Food for thought comes in the strangest package sometimes. Nonetheless, once opened, the food can feed delicious thoughts and so it was when a friend started talking about a David Suzuki article he’d read yesterday, which discussed this world’s obsession with all types of growth, particularly the business, profit-making kind.
I became alert. “Tell me more,” I begged, listening for a detailed narrative. He couldn’t remember where he’d seen the article but that wouldn’t stop me, I had a timeframe to work with and knew what I was looking for: David Suzuki’s musings on growth. And with that in mind I successfully linked to a related article on straight.com.
There, in print, someone of Suzuki’s caliber had finally addressed a question I’ve been wondering about for a very long time. He referenced nature and fear to show how out of sync we are with reality. A major fear appears to be that if we slow down, others will consume our pie. They will have full bellies as a result, and we will go hungry, so instead of waiting patiently for that fate, or simply sharing and living in balance with nature, we pursue a culture of excesses.
Actually that sounds like the illusion of insufficiency, mentioned by Neale Donald Walsh in his book Communion with God. It is that illusion — the belief that the Creator will not provide for us all — that drives us to pillage instead of taking more moderate approaches.
By doing so, we overlook the interrelatedness of all things, and the understanding that every action has a reaction.
Suzuki recounts an enlightening episode in which the CEO of a forestry company explains why it is pointless to save trees: “Listen, Suzuki: Are tree huggers like you willing to pay to protect those trees? Because if you’re not, they don’t have any value until someone cuts them down!”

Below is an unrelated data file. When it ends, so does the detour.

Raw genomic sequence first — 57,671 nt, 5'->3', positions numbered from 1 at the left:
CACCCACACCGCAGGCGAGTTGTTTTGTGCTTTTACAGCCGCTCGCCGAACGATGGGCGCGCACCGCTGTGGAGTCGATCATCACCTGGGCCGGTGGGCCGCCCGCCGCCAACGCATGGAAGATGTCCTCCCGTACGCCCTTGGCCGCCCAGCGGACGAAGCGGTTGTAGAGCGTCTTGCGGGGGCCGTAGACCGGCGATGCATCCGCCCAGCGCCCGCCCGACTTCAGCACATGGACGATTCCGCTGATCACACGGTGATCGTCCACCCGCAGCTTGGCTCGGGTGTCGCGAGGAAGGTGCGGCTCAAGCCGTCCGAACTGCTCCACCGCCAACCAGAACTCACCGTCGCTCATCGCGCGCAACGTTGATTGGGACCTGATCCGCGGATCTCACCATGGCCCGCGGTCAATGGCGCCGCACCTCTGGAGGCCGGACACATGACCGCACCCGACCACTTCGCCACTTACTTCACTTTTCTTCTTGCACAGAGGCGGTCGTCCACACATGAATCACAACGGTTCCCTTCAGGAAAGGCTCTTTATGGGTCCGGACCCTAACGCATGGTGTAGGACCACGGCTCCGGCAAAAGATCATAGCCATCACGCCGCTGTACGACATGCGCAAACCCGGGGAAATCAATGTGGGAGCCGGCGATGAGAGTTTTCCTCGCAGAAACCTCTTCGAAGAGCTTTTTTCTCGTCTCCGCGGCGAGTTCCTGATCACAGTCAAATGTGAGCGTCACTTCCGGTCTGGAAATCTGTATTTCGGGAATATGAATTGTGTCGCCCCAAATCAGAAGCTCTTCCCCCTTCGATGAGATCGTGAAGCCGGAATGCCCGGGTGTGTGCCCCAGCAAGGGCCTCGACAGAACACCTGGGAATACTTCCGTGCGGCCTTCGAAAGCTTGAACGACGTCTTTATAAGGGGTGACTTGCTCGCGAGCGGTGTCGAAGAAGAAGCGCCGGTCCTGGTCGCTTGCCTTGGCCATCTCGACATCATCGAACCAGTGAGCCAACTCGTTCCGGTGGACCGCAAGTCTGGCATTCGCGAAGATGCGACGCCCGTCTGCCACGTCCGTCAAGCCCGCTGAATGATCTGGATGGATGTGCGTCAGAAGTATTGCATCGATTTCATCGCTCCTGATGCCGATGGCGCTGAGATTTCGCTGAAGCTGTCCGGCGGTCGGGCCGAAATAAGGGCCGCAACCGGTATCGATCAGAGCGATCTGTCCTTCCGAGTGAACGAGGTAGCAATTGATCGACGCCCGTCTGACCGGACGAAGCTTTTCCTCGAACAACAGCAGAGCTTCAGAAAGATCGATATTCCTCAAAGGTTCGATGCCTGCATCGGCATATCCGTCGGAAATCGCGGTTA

Therein lies the rub and the economic untruth which became transparent to Suzuki, the environmental scientist. One cannot reduce the value of trees to paper and lumber; its simply inaccurate and moreover, short-sighted.
Forward-thinking people like Suzuki must be at a loss when encountering brazen profiteers. But that business man’s assertion presents an opportunity, which lies in comprehensive education about how humans impact the environment and our interconnectedness with all of nature.
“You see, as long as that forest is intact, the plants photosynthesize and remove carbon dioxide from the air while putting oxygen back–not a bad service for animals like us that depend on clean air,” Suzuki explains in the article. “However, economists dismiss this as an ‘externality’. What they mean is that photosynthesis is not relevant to the economic system they’ve created.”
Without proper education and nurturing it is possible to see how we can believe we are divorced from nature. Yet, we can avoid the Dark Age that Jane Jacobs wrote of in her book, Dark Age Ahead, if we preserve truth — the fact that, as a friend likes to say to me: “There is no distance and no separation.” Educating ourselves to this fact will be a multi-faceted exercise, not just to be learned in classrooms or through “credentialing,” as Jacobs calls it, but to be tried and proven in all areas of life. Hopefully we don’t have to be gasping for air to fully understand this issue.
After all, it is by looking at what happened to others who misunderstood our links to nature in the past that we glimpse our possible future. Mesopotamia (the “Fertile Crescent”), for example, was home to food production and the world’s earliest empires, but lost its lead due to what Jacobs called “environmental ignorance.”
“In ancient times much of the Fertile Crescent and eastern Mediterranean was covered with forests. But to obtain more farmland and more timber, and to satisfy the plaster industry’s relentless demands for wood fuel, the forests were cut faster than they could regenerate. Overgrazing goats, allowing new growth no start in life, sealed the destruction.” Subsequently, human ignorance lead to a salty desert where great wetlands once existed, such as in southern Iraq.
Both Suzuki and Jacobs allude to the fact that we must practice more astute self-governance before losing that option all together and suffering the fate of other failed civilizations. It is wonderful food for thought.